How to reduce dopamine

Updated February 21, 2017

Dopamine is a neurotransmitter affecting brain activity and the cardiovascular system. Exposure to polychlorinated biphenyls (PCBs), a form of toxic chemical pollution, can reduce dopamine to dangerously low levels, affecting the cardiovascular system. Increased dopamine levels can elevate blood pressure and heart rate. Dopamine at high levels is linked to excitability and alertness. Excessively high dopamine levels have been associated with psychosis, so reducing dopamine levels may be a desirable outcome in treating individuals with mental issues. Natural ways to reduce dopamine levels include a balanced diet. Medical intervention in the form of prescription treatments may also be necessary.

Eat a balance of carbohydrates and proteins. Carbohydrates can lower dopamine levels to induce a calmer state of mind. Protein-rich foods like lean meats and nonfat dairy products absorb amino acids that regulate dopamine production in the brain.

Eat vitamin-rich green vegetables to release endorphins that counterbalance carbohydrates.

Be aware of external factors that reduce dopamine, such as chronic stress, B-vitamin deficiencies, low iron and zinc levels, oestrogen deficiency (in women), excessive alcohol and narcotics consumption and flu.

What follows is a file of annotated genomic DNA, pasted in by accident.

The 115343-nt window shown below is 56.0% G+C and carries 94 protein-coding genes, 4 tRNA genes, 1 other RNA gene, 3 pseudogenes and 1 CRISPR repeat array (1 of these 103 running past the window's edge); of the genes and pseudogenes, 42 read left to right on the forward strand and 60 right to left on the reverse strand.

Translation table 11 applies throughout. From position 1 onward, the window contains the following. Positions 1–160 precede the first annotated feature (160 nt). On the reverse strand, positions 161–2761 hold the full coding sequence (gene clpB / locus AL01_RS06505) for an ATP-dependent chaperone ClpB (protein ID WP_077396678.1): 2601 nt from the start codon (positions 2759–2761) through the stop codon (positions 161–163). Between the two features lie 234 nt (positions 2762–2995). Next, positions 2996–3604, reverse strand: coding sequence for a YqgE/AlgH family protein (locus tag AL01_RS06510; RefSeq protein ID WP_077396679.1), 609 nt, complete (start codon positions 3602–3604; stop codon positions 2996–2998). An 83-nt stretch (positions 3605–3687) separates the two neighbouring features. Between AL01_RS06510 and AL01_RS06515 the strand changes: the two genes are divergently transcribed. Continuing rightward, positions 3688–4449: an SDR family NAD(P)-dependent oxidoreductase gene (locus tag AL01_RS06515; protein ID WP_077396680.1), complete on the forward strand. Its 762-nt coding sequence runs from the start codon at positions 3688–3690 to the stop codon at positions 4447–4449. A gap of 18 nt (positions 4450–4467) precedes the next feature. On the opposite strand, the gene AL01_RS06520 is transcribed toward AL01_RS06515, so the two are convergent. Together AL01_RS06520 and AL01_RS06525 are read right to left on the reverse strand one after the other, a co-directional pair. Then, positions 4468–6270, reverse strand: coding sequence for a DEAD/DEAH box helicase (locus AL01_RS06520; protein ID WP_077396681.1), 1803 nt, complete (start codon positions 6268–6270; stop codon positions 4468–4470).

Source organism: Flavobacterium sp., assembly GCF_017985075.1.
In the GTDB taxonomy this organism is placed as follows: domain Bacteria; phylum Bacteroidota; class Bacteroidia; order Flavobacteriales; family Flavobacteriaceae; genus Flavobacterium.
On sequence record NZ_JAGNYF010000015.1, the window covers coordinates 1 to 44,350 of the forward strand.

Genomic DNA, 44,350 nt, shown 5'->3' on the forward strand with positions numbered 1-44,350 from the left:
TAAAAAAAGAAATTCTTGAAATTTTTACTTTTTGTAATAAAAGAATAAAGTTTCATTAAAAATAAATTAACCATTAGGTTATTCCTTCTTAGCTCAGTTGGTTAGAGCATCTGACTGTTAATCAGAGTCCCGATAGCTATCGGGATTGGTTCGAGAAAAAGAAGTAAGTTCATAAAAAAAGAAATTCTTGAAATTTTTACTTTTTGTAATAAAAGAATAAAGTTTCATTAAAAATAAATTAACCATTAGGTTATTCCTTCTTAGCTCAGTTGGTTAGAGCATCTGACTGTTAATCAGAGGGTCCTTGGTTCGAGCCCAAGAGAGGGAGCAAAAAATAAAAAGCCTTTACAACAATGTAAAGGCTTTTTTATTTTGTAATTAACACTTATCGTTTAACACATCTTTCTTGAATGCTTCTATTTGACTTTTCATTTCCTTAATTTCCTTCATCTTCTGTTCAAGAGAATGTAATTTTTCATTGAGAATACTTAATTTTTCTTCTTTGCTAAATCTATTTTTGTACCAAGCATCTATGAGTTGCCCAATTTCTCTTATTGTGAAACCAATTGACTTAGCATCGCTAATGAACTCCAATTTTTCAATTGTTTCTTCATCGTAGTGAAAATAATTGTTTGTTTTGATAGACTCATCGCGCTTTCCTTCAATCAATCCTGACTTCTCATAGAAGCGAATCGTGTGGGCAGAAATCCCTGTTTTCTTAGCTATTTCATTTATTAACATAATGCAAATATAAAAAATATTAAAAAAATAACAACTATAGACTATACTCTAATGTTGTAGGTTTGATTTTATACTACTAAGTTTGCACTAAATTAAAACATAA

Know that illegal stimulants, such as amphetamines, can spur dopamine production and worsen the effects of excessive dopamine.

Consult a physician who can prescribe a dopamine blocker or inhibitor in pill or injection form. These blockers can last up to sixe weeks between doses and are designed to complement therapies for medical conditions including psychosis, hyperactivity and cardiovascular disorders.


Do not take any medications to alter dopamine levels without consulting a doctor.

Cite this Article A tool to create a citation to reference this article Cite this Article

About the Author

James Clark began his career in 1985. He has written about electronics, appliance repair and outdoor topics for a variety of publications and websites. He has more than four years of experience in appliance and electrical repairs. Clark holds a bachelor's degree in political science.